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<June 2016>

More Links

# Monday, February 09, 2009
Finding Ancestors on Passenger Lists: What Can Go Awry (and How Not to Let It)
Posted by Diane

I’m 90 percent sure my long search for my immigrant great-grandparents' passenger list has come to an end. A few small but significant details dragged out my search—maybe my “lessons learned” will help you.

I’d searched passenger lists on, the Immigrant Ships Transcribers Guild, Ellis Island and the Canadian Genealogy Center. I tried crazy name variations, no names and 10-year arrival windows. Once, I realized I was on the 75th page of search results.

Since my ancestors tooled around the South for years, I decided they must’ve immigrated through Galveston and the 1900 hurricane ruined their records.

Then last week’s naturalization record discovery provided a port and date of arrival (New York, Oct. 15, 1900), and my great-grandfather’s name in Syria: Fadlallah.

But I still couldn’t find the passenger list!

So I went to Stephen Morse’s enhanced one-step search for Ellis Island, where you can search by date (rather than just year). First I entered the search terms straight from the naturalization papers. Nothing. I tried other months in late 1900. Nope.

Then the key step: I removed the first name and searched a month at a time. Fadlo Hadad jumped out on a Nov. 4 list. My great-grandfather used Fadlow on his WWI draft registration, and made it his son’s middle name. Could it be a short form of Fadallah? (If anyone’s in the know on this, feel free to comment.)

Beneath Fadlo on the record was wife Maria. My great-grandmother Mary also shows up in various records as Mattie and Marianna. The Ellis Island indexer kindly recorded her as Maria Hadad rather than wife. I probably came across this record early in my research and discounted it because I didn’t recognize Fadlo.

The 10 percent uncertainty level comes from the name, their ages—17 and 21, both two years too old, according to other records—and the origin of Turkey (albeit with the last residence Arabo, as the ship’s Neopolitan clerk recorded it). I do have another record giving Turkey as my Syrian ancestor’s homeland, and I haven't found any other Fadlos or Fadlows close to my ancestor's age in US records.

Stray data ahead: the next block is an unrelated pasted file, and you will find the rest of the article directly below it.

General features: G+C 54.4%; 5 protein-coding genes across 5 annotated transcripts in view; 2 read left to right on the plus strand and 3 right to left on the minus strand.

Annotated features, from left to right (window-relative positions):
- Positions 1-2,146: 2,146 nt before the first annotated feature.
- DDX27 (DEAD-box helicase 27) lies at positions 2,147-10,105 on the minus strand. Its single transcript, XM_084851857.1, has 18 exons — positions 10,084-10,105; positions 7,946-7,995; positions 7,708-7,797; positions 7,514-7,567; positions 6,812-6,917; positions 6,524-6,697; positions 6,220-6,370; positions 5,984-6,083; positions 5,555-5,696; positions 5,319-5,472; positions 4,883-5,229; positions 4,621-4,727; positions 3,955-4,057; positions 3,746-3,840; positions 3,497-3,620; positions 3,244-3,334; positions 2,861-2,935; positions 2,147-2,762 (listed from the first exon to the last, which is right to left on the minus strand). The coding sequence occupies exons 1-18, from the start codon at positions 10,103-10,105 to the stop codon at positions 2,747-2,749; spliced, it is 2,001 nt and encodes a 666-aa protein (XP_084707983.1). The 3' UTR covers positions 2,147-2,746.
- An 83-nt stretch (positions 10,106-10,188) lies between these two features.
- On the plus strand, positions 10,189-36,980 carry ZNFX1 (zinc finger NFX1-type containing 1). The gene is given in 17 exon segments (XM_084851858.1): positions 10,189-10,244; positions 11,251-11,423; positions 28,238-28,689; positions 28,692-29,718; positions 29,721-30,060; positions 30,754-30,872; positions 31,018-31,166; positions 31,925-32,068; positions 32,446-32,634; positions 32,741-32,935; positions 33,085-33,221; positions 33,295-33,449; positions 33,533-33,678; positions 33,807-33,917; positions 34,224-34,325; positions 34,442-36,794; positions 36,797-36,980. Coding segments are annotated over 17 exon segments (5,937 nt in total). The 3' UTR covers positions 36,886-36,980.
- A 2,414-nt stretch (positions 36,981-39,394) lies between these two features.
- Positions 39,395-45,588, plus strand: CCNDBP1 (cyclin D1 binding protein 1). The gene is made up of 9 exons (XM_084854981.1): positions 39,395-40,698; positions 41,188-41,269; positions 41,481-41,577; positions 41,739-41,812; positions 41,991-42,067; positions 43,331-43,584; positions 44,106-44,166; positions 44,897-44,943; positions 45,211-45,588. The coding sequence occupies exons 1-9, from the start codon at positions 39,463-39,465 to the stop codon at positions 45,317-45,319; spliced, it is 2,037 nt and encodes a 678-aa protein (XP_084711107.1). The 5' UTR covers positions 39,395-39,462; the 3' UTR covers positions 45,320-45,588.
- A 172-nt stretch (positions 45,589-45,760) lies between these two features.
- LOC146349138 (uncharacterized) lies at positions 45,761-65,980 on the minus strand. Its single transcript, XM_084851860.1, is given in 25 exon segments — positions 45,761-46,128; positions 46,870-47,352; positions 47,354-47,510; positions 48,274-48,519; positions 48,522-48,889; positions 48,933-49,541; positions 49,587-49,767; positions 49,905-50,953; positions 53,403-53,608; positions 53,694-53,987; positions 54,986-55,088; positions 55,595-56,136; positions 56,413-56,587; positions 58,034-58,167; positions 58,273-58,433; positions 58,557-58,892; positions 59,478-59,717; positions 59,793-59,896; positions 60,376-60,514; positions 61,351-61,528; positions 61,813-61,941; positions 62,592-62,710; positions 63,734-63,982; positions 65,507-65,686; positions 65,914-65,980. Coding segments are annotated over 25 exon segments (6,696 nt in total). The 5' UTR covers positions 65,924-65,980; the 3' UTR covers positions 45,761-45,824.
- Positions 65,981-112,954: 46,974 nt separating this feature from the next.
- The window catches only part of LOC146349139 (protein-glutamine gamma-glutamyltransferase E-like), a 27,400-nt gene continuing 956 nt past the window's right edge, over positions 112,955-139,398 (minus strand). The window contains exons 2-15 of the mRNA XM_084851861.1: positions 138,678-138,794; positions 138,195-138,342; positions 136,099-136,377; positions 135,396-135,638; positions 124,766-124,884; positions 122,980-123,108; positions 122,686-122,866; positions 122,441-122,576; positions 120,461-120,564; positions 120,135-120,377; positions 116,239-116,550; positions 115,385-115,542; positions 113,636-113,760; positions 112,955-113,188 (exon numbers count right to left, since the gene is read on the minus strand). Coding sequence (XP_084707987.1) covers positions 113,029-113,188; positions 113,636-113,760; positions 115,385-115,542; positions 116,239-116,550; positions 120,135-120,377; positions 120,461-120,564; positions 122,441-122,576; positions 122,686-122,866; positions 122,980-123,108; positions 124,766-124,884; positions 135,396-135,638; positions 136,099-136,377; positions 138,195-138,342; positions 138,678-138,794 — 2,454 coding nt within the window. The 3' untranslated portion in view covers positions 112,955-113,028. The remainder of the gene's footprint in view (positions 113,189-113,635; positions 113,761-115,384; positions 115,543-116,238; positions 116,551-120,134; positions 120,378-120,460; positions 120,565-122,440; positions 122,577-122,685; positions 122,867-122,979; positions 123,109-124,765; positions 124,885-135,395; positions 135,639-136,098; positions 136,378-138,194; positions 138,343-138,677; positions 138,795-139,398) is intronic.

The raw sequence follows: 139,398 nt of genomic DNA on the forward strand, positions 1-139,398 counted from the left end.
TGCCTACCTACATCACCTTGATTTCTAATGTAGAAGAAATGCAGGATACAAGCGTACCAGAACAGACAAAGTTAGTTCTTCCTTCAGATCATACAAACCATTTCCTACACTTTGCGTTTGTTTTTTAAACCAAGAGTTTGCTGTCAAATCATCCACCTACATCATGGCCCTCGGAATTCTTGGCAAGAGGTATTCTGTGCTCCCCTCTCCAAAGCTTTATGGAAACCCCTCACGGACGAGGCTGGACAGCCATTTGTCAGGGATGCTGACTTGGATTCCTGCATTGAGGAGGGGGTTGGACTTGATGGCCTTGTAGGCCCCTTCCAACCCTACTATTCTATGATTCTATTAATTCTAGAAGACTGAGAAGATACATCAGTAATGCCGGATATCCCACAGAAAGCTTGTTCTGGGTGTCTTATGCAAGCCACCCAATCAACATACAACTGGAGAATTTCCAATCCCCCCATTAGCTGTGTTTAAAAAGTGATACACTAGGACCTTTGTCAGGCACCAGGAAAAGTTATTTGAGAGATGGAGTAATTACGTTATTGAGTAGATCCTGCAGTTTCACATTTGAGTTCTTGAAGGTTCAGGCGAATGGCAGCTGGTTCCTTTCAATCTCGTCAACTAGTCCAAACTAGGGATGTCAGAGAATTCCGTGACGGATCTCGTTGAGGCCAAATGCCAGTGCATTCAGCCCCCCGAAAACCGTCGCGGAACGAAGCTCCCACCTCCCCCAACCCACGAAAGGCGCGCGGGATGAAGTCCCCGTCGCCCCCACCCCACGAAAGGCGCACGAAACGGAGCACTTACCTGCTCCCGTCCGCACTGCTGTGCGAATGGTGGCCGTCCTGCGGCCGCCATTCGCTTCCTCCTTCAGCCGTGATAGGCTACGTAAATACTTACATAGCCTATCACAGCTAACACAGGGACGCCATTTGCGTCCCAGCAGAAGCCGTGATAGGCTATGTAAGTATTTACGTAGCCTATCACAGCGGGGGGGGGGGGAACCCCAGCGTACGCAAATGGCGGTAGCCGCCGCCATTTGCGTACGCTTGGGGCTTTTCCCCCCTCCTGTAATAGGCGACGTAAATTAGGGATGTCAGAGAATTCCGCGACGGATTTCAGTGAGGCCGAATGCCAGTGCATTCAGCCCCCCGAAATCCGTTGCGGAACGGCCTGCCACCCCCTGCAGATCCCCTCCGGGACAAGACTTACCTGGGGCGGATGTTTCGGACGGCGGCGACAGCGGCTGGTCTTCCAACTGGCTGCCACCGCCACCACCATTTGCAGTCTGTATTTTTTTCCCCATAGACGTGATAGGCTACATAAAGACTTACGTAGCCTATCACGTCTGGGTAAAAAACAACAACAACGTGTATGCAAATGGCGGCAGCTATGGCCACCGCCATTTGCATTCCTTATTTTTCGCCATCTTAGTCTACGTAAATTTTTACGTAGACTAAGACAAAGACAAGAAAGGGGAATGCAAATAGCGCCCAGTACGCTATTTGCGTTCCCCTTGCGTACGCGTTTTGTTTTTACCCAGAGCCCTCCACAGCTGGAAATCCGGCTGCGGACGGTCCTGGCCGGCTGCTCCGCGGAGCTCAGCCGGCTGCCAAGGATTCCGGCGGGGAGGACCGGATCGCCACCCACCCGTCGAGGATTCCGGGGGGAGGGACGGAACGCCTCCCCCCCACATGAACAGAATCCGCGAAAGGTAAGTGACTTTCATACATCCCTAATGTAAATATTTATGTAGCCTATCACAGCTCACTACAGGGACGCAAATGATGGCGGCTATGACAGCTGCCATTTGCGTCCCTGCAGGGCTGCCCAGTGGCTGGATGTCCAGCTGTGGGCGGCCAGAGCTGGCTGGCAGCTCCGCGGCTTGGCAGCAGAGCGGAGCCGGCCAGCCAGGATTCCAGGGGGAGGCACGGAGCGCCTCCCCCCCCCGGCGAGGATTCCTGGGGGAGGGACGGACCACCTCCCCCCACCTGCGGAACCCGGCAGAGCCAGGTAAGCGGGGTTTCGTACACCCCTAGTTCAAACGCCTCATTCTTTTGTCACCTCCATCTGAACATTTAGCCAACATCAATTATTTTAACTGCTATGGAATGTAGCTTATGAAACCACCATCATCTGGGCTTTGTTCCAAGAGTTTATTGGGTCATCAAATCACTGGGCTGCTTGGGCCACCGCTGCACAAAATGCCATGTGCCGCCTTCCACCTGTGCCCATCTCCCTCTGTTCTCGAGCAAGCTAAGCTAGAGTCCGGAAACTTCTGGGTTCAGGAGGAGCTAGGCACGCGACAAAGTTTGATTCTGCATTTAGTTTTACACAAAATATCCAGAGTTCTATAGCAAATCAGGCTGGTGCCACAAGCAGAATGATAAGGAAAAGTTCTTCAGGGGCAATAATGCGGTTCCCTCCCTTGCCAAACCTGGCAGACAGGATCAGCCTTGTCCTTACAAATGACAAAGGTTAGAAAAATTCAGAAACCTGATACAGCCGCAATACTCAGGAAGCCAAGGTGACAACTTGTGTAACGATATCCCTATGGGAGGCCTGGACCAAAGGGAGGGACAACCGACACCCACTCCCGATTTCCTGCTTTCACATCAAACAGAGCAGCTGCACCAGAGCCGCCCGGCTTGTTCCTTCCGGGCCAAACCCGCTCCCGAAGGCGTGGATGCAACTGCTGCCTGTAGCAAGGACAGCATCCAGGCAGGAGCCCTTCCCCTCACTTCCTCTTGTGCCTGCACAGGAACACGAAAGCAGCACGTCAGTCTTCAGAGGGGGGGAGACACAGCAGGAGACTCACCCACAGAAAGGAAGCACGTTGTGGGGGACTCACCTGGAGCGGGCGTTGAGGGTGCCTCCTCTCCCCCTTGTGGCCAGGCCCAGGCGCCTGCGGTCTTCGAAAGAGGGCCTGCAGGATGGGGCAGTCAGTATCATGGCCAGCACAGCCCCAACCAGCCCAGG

But I still couldn’t find Fadlo in’s immigration collection. I searched on Maria Fadlo, and Maria showed up, indexed as Maria Fadlo Wife. Below her in the results was her husband, indexed with Hadad as the first name, Fadlo as the last.

Another look at the list—the ship’s clerk switched from recording passengers last-name-first to recording them first-name-first. The indexer transcribed exactly what was on the record; the Ellis Island indexer did some genealogical deduction.

So, my lessons learned:
  • Look for evidence of different names your ancestor may have used, and repeat searches as you learn more.
  • Search different databases.
  • Try last-name only searches.
  • Search for women on the first name wife (another lady on the list was recorded the same way).
  • Try switching the first and last names in your search.
  • If you have a rough idea of an arrival date, browse by date.

immigration records | Research Tips